An “observer columnist” at The Guardian thinks an idea is valid only if a name is attached to it.
Kenan Malik, the columnist in question, was discussing the recently proposed “Journal of Controversial Ideas.” The journal, according to Jeff McMahan, a professor of moral philosophy at Oxford University and an initiator of the project, “would enable people whose ideas might get them in trouble either with the left or with the right or with their own university administration, to publish under a pseudonym.”
A bad idea?
Not at all, considering the eggshell culture of universities where everyone feels compelled to tiptoe quietly around “disturbing” or “offensive” ideas, lest students become “triggered.”
God forbid – and have mercy on the softies. (Yet it is always striking how these sensitive students get whipped up into a frenzy and turn lynch mob when someone dares to utter something upsetting. It’s the reason why some comedians refuse to perform on U.S. campuses).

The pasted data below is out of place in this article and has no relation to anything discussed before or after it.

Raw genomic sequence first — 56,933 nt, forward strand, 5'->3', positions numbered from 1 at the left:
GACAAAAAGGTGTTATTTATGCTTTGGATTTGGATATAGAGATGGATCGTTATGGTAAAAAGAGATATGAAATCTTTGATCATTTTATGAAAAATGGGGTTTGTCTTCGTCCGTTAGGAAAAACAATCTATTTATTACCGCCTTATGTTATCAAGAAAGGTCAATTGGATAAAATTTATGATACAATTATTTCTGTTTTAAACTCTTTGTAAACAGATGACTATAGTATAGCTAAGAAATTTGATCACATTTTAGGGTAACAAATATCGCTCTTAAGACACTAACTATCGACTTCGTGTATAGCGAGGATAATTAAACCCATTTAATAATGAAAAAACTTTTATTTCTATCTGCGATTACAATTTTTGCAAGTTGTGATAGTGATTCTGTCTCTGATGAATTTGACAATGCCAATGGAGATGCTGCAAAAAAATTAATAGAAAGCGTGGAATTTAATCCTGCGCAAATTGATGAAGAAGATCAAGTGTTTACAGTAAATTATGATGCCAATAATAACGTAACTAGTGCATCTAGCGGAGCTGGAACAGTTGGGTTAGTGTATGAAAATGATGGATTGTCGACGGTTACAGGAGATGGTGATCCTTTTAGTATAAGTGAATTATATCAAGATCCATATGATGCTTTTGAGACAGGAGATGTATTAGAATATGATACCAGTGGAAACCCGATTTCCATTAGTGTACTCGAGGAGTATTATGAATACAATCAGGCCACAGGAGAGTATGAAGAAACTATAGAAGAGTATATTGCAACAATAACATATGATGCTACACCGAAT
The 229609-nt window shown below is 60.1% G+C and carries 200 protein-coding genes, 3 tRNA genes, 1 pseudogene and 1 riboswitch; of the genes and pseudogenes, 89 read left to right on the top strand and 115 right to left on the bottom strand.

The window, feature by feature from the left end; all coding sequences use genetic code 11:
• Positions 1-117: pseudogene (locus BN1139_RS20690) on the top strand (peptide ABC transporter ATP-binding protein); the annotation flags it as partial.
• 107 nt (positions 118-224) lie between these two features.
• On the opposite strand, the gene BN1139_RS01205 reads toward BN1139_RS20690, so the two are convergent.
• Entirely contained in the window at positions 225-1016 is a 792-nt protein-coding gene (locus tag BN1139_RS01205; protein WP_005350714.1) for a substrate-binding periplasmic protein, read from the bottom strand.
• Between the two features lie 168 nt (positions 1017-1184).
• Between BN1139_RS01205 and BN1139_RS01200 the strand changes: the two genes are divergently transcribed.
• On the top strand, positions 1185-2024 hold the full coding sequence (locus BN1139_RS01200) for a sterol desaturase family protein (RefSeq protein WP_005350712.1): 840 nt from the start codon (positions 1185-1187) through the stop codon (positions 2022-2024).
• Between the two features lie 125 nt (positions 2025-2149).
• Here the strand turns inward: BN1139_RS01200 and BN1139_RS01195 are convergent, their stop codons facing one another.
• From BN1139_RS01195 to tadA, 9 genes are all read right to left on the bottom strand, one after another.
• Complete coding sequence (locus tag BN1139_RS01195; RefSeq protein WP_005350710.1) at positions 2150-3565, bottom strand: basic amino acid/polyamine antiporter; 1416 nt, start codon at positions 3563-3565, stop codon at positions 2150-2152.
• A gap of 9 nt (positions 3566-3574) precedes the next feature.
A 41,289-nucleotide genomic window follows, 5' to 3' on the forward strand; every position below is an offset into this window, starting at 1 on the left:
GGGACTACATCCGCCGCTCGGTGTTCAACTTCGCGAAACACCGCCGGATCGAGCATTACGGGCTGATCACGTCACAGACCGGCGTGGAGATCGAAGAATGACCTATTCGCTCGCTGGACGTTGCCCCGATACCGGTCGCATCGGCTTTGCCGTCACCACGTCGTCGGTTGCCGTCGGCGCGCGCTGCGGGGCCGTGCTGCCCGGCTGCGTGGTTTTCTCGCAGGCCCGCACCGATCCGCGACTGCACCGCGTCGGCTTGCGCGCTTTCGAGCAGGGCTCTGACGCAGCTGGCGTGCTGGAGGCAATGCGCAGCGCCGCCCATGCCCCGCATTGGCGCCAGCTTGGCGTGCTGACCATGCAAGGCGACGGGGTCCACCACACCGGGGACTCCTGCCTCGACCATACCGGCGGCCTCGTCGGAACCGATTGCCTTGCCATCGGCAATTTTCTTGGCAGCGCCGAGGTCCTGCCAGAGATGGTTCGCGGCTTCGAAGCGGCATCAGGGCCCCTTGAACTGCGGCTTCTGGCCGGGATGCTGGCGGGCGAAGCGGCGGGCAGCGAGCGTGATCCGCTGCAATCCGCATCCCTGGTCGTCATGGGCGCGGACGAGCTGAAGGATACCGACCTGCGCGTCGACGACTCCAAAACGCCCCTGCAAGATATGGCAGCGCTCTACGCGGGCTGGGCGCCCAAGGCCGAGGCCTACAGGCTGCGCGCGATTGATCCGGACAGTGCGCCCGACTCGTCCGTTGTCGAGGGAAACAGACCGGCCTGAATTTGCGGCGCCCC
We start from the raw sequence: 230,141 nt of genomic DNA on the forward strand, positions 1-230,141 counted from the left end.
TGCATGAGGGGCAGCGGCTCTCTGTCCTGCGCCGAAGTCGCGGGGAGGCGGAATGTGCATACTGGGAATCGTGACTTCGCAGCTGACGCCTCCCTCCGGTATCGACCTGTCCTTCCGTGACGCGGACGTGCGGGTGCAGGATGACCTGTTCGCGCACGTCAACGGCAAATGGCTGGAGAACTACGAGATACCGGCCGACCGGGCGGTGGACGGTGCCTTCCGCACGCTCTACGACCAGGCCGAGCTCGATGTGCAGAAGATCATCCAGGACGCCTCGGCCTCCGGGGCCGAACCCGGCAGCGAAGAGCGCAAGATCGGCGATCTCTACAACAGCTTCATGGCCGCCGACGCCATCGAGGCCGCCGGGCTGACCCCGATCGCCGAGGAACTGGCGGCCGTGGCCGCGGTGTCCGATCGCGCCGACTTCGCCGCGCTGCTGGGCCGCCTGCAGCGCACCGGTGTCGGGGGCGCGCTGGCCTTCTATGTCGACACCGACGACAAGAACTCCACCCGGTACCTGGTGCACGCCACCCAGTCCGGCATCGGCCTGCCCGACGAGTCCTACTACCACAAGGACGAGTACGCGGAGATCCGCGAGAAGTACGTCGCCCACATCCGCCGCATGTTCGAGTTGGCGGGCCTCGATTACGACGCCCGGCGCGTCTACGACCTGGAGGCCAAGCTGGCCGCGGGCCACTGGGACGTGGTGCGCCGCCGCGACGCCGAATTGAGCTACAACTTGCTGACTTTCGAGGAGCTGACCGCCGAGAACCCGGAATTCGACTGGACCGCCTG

Oh dear university, R.I.P. If you functioned properly and times were different, students would eagerly crowd your halls in order to be offended and shaken from long-held convictions. If you worked well, you would let ideas reign supreme, and not obsess over who came up with them.
But Malik thinks not. “Ideas do not stand on their own,” he declares. “They have to be discussed, debated, shaped and changed. This requires individuals to be accountable for their ideas, willing to defend them in public, able to take criticism, even disparagement. Of course, anonymous ideas can be debated in public, too. But without authors taking responsibility for their ideas, this can be debate without consequence.”
Ideas need to be “discussed, debated, shaped and changed,” sure, but that we should fret and fuss over who puts forward a provoking thought is simply a non-sequitur.
It’s an unfortunate sign of the times: In an age dominated by “identity politics,” so it seems that ideas must also be “identified” to have any standing.